Is getting high important for feeling better? A new study titled “Understanding Feeling High and its Role in Medical Cannabis Patient Outcomes” was recently published in the journal “Frontiers in Pharmacology” by researchers at the University of New Mexico. The study found that patients who reported feeling high also experienced 7.7% better symptom relief than those who did not report feeling high. Does getting high contribute to medical treatment? The researchers at UNM are the first to ask the question.
1,882 people recorded the results of 16,480 Cannabis using sessions. That calculates to an average of just more than eight recorded sessions over almost five years. Generally, I see this as a red flag. Most regular Cannabis users use daily to weekly. This study population is clearly different. The respondents reported feeling high 49% of the time. That’s an encouraging result. I would estimate, conservatively, that 75-80% of my patients are getting high. As Cannabis becomes popular and its medical benefits are realized, users may not wish to “get high” thus reflecting this study population. In this study, patient who got high reported 4.4% greater positive effects like “Relaxed” and “Chill”, as well 14.4% increase in negative effects like “Dry Mouth” and “Red Eyes.”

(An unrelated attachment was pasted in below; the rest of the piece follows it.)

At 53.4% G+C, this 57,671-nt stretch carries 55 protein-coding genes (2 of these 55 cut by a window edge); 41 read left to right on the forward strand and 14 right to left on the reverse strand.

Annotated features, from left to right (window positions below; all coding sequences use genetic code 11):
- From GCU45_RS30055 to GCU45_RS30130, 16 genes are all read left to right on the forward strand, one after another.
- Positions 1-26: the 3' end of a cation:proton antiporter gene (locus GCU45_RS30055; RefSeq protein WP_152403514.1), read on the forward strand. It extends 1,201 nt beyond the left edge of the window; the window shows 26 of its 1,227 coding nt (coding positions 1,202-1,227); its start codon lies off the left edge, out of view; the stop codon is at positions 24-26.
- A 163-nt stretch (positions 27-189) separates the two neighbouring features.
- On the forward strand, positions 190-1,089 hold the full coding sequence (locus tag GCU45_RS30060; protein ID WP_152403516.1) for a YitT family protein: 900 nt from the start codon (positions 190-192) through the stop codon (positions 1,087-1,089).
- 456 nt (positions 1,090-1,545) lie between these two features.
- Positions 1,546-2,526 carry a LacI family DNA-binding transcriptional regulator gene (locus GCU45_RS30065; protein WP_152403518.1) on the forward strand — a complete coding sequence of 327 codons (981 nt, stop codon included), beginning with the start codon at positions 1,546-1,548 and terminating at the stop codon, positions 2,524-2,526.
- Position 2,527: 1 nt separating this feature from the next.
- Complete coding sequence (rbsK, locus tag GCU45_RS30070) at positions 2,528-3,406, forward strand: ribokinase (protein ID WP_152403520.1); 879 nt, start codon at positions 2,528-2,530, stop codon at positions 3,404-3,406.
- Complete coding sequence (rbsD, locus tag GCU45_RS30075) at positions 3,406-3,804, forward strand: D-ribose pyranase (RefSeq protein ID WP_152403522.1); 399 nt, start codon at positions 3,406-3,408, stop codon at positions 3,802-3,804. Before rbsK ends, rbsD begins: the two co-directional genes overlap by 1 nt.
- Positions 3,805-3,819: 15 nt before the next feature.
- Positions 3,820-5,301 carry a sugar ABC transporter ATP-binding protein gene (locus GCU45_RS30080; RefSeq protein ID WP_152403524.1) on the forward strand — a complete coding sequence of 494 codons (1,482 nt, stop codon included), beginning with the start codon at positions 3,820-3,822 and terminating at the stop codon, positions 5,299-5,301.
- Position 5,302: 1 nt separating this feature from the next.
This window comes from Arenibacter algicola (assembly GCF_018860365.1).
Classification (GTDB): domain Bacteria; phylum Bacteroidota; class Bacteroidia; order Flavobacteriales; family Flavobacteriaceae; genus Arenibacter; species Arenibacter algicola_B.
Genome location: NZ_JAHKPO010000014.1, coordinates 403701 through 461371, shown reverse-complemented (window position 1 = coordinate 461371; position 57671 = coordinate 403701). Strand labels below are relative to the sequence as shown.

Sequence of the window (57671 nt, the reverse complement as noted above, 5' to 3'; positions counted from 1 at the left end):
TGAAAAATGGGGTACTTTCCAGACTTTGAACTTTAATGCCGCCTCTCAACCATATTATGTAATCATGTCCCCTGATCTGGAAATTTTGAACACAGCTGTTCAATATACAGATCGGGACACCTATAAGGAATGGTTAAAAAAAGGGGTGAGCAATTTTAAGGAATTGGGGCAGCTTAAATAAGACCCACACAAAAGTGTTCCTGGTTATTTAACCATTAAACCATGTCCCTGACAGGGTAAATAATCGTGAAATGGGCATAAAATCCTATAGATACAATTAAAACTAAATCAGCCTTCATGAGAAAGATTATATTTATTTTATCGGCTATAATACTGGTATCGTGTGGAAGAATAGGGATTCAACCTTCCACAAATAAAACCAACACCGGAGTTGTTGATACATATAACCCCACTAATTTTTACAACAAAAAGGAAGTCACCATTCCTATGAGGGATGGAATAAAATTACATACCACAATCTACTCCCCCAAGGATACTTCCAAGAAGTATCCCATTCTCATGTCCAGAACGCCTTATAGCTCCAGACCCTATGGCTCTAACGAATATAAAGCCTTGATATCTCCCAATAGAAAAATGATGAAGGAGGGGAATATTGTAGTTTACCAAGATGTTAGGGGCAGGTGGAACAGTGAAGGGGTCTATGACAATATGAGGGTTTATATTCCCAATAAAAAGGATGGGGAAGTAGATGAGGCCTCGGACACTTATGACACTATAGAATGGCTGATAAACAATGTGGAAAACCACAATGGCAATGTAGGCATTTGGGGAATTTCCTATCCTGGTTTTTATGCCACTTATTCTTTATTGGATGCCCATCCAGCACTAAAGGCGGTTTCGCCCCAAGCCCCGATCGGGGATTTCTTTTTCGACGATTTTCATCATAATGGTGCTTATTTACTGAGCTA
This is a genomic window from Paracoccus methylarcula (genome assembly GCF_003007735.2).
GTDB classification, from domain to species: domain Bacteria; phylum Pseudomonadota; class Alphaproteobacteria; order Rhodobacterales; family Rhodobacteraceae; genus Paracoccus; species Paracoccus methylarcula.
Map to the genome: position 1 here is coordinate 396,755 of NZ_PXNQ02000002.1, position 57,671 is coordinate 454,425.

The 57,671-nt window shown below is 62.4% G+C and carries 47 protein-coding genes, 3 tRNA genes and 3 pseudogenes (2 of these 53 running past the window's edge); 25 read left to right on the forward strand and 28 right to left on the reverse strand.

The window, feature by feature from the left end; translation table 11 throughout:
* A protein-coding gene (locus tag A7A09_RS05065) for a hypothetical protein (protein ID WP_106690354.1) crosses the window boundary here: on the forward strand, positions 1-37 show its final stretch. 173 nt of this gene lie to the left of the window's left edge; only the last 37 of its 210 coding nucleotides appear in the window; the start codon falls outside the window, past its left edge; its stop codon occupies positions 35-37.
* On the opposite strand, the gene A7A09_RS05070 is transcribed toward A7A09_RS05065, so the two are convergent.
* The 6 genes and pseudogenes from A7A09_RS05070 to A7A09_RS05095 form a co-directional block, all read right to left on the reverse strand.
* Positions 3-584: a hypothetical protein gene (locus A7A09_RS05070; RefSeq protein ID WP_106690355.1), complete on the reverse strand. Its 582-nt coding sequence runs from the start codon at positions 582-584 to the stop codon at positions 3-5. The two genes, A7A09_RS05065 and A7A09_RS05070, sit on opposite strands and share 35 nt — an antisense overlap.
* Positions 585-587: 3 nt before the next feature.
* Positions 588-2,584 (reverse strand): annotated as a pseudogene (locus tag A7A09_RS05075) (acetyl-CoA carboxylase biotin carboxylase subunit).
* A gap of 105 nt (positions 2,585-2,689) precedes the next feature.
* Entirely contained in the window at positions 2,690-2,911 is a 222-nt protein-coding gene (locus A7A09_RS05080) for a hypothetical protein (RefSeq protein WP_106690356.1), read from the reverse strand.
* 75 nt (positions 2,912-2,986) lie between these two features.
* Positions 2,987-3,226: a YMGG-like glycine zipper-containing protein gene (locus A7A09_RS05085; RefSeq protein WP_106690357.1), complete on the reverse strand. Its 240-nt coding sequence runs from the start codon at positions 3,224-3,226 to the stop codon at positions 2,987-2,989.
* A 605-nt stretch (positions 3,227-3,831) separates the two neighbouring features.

“Feeling high is poorly defined in the scientific literature,” explains senior author and associate professor of psychology, Jacob Vigil, “but it is generally associated with both impairment and feelings of euphoria. Typically, feeling high is assumed to be the goal of recreational use, but a limitation to Cannabis therapeutic potential. In this paper we test the validity of this assumption and find that feeling high may be an unavoidable component of using Cannabis medicinally. “